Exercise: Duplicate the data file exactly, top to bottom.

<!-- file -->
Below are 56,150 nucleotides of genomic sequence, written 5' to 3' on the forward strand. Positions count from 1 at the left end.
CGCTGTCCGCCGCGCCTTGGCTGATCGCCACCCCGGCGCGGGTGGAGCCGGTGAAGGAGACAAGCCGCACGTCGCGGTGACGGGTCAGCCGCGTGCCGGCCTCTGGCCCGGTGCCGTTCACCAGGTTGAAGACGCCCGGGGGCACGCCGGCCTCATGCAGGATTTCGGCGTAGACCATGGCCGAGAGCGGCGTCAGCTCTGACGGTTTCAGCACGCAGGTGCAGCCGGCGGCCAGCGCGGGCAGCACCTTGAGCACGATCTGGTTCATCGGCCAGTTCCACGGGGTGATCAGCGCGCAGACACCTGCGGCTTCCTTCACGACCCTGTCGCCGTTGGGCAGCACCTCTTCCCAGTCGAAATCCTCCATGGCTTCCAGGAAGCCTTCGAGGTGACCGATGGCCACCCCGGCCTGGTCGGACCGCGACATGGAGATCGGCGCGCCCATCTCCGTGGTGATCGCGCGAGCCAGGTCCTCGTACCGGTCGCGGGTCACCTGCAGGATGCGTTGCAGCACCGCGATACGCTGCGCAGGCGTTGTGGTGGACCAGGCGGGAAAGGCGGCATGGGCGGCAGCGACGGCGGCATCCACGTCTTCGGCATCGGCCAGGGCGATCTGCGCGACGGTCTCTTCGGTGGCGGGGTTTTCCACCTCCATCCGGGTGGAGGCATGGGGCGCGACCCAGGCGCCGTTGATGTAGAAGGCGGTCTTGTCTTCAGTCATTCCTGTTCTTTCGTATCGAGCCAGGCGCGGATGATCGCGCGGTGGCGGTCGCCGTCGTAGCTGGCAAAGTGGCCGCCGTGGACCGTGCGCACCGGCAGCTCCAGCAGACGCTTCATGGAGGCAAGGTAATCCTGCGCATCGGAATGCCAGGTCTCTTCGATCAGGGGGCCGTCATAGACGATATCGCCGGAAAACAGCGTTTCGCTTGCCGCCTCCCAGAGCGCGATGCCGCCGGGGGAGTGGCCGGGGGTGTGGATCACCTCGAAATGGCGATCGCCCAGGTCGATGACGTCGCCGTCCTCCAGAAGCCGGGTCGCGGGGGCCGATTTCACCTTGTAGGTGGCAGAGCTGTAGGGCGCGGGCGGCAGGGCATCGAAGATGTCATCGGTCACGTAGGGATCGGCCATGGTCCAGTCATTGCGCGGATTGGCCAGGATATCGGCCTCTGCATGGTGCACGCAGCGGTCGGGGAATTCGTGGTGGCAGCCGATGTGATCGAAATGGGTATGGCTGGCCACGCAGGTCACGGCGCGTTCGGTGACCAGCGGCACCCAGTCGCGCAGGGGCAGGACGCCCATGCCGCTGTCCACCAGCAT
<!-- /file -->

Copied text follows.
Below are 56,150 nucleotides of genomic sequence, written 5' to 3' on the forward strand. Positions count from 1 at the left end.
CGCTGTCCGCCGCGCCTTGGCTGATCGCCACCCCGGCGCGGGTGGAGCCGGTGAAGGAGACAAGCCGCACGTCGCGGTGACGGGTCAGCCGCGTGCCGGCCTCTGGCCCGGTGCCGTTCACCAGGTTGAAGACGCCCGGGGGCACGCCGGCCTCATGCAGGATTTCGGCGTAGACCATGGCCGAGAGCGGCGTCAGCTCTGACGGTTTCAGCACGCAGGTGCAGCCGGCGGCCAGCGCGGGCAGCACCTTGAGCACGATCTGGTTCATCGGCCAGTTCCACGGGGTGATCAGCGCGCAGACACCTGCGGCTTCCTTCACGACCCTGTCGCCGTTGGGCAGCACCTCTTCCCAGTCGAAATCCTCCATGGCTTCCAGGAAGCCTTCGAGGTGACCGATGGCCACCCCGGCCTGGTCGGACCGCGACATGGAGATCGGCGCGCCCATCTCCGTGGTGATCGCGCGAGCCAGGTCCTCGTACCGGTCGCGGGTCACCTGCAGGATGCGTTGCAGCACCGCGATACGCTGCGCAGGCGTTGTGGTGGACCAGGCGGGAAAGGCGGCATGGGCGGCAGCGACGGCGGCATCCACGTCTTCGGCATCGGCCAGGGCGATCTGCGCGACGGTCTCTTCGGTGGCGGGGTTTTCCACCTCCATCCGGGTGGAGGCATGGGGCGCGACCCAGGCGCCGTTGATGTAGAAGGCGGTCTTGTCTTCAGTCATTCCTGTTCTTTCGTATCGAGCCAGGCGCGGATGATCGCGCGGTGGCGGTCGCCGTCGTAGCTGGCAAAGTGGCCGCCGTGGACCGTGCGCACCGGCAGCTCCAGCAGACGCTTCATGGAGGCAAGGTAATCCTGCGCATCGGAATGCCAGGTCTCTTCGATCAGGGGGCCGTCATAGACGATATCGCCGGAAAACAGCGTTTCGCTTGCCGCCTCCCAGAGCGCGATGCCGCCGGGGGAGTGGCCGGGGGTGTGGATCACCTCGAAATGGCGATCGCCCAGGTCGATGACGTCGCCGTCCTCCAGAAGCCGGGTCGCGGGGGCCGATTTCACCTTGTAGGTGGCAGAGCTGTAGGGCGCGGGCGGCAGGGCATCGAAGATGTCATCGGTCACGTAGGGATCGGCCATGGTCCAGTCATTGCGCGGATTGGCCAGGATATCGGCCTCTGCATGGTGCACGCAGCGGTCGGGGAATTCGTGGTGGCAGCCGATGTGATCGAAATGGGTATGGCTGGCCACGCAGGTCACGGCGCGTTCGGTGACCAGCGGCACCCAGTCGCGCAGGGGCAGGACGCCCATGCCGCTGTCCACCAGCAT